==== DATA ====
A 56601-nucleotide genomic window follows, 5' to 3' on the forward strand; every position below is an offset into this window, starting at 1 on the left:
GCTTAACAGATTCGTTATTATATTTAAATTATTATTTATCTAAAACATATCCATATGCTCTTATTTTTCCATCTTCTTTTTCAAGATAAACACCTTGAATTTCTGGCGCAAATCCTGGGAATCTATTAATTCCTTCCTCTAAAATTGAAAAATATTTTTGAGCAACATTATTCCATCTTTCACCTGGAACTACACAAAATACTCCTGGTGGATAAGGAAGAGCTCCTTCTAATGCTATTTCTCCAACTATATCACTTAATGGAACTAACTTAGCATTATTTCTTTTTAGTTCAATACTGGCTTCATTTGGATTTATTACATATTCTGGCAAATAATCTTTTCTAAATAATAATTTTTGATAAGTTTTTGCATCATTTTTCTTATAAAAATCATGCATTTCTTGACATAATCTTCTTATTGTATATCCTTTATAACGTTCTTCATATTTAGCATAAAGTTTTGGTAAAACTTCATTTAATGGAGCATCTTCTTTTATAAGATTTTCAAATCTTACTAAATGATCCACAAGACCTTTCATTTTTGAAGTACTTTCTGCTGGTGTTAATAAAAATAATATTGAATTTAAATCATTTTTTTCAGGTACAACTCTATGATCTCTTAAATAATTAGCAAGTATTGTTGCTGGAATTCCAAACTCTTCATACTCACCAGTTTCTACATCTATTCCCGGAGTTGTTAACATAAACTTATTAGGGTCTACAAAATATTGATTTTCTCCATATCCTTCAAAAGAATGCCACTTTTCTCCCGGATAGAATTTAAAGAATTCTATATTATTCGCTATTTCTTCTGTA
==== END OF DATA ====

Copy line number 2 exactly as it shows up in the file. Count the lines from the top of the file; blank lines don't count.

GCTTAACAGATTCGTTATTATATTTAAATTATTATTTATCTAAAACATATCCATATGCTCTTATTTTTCCATCTTCTTTTTCAAGATAAACACCTTGAATTTCTGGCGCAAATCCTGGGAATCTATTAATTCCTTCCTCTAAAATTGAAAAATATTTTTGAGCAACATTATTCCATCTTTCACCTGGAACTACACAAAATACTCCTGGTGGATAAGGAAGAGCTCCTTCTAATGCTATTTCTCCAACTATATCACTTAATGGAACTAACTTAGCATTATTTCTTTTTAGTTCAATACTGGCTTCATTTGGATTTATTACATATTCTGGCAAATAATCTTTTCTAAATAATAATTTTTGATAAGTTTTTGCATCATTTTTCTTATAAAAATCATGCATTTCTTGACATAATCTTCTTATTGTATATCCTTTATAACGTTCTTCATATTTAGCATAAAGTTTTGGTAAAACTTCATTTAATGGAGCATCTTCTTTTATAAGATTTTCAAATCTTACTAAATGATCCACAAGACCTTTCATTTTTGAAGTACTTTCTGCTGGTGTTAATAAAAATAATATTGAATTTAAATCATTTTTTTCAGGTACAACTCTATGATCTCTTAAATAATTAGCAAGTATTGTTGCTGGAATTCCAAACTCTTCATACTCACCAGTTTCTACATCTATTCCCGGAGTTGTTAACATAAACTTATTAGGGTCTACAAAATATTGATTTTCTCCATATCCTTCAAAAGAATGCCACTTTTCTCCCGGATAGAATTTAAAGAATTCTATATTATTCGCTATTTCTTCTGTA